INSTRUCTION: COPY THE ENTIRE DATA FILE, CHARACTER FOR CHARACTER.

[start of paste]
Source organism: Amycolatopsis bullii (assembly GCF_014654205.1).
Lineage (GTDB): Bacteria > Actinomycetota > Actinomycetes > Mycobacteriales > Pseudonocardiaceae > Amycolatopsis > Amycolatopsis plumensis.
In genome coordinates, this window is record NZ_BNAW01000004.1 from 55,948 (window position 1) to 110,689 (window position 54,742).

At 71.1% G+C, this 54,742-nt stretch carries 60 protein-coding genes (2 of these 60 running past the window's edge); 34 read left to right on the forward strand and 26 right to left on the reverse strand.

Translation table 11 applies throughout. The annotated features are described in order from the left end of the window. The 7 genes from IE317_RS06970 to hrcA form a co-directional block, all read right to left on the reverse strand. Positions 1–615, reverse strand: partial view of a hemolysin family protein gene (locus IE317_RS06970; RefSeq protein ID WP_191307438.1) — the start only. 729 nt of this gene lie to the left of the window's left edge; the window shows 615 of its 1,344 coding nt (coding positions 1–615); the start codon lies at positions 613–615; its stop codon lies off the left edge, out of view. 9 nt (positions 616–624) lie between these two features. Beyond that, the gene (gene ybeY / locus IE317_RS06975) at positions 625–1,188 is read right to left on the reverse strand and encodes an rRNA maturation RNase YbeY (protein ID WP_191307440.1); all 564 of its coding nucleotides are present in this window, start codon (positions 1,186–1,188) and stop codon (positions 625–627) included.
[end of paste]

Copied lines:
Source organism: Amycolatopsis bullii (assembly GCF_014654205.1).
Lineage (GTDB): Bacteria > Actinomycetota > Actinomycetes > Mycobacteriales > Pseudonocardiaceae > Amycolatopsis > Amycolatopsis plumensis.
In genome coordinates, this window is record NZ_BNAW01000004.1 from 55,948 (window position 1) to 110,689 (window position 54,742).

At 71.1% G+C, this 54,742-nt stretch carries 60 protein-coding genes (2 of these 60 running past the window's edge); 34 read left to right on the forward strand and 26 right to left on the reverse strand.

Translation table 11 applies throughout. The annotated features are described in order from the left end of the window. The 7 genes from IE317_RS06970 to hrcA form a co-directional block, all read right to left on the reverse strand. Positions 1–615, reverse strand: partial view of a hemolysin family protein gene (locus IE317_RS06970; RefSeq protein ID WP_191307438.1) — the start only. 729 nt of this gene lie to the left of the window's left edge; the window shows 615 of its 1,344 coding nt (coding positions 1–615); the start codon lies at positions 613–615; its stop codon lies off the left edge, out of view. 9 nt (positions 616–624) lie between these two features. Beyond that, the gene (gene ybeY / locus IE317_RS06975) at positions 625–1,188 is read right to left on the reverse strand and encodes an rRNA maturation RNase YbeY (protein ID WP_191307440.1); all 564 of its coding nucleotides are present in this window, start codon (positions 1,186–1,188) and stop codon (positions 625–627) included.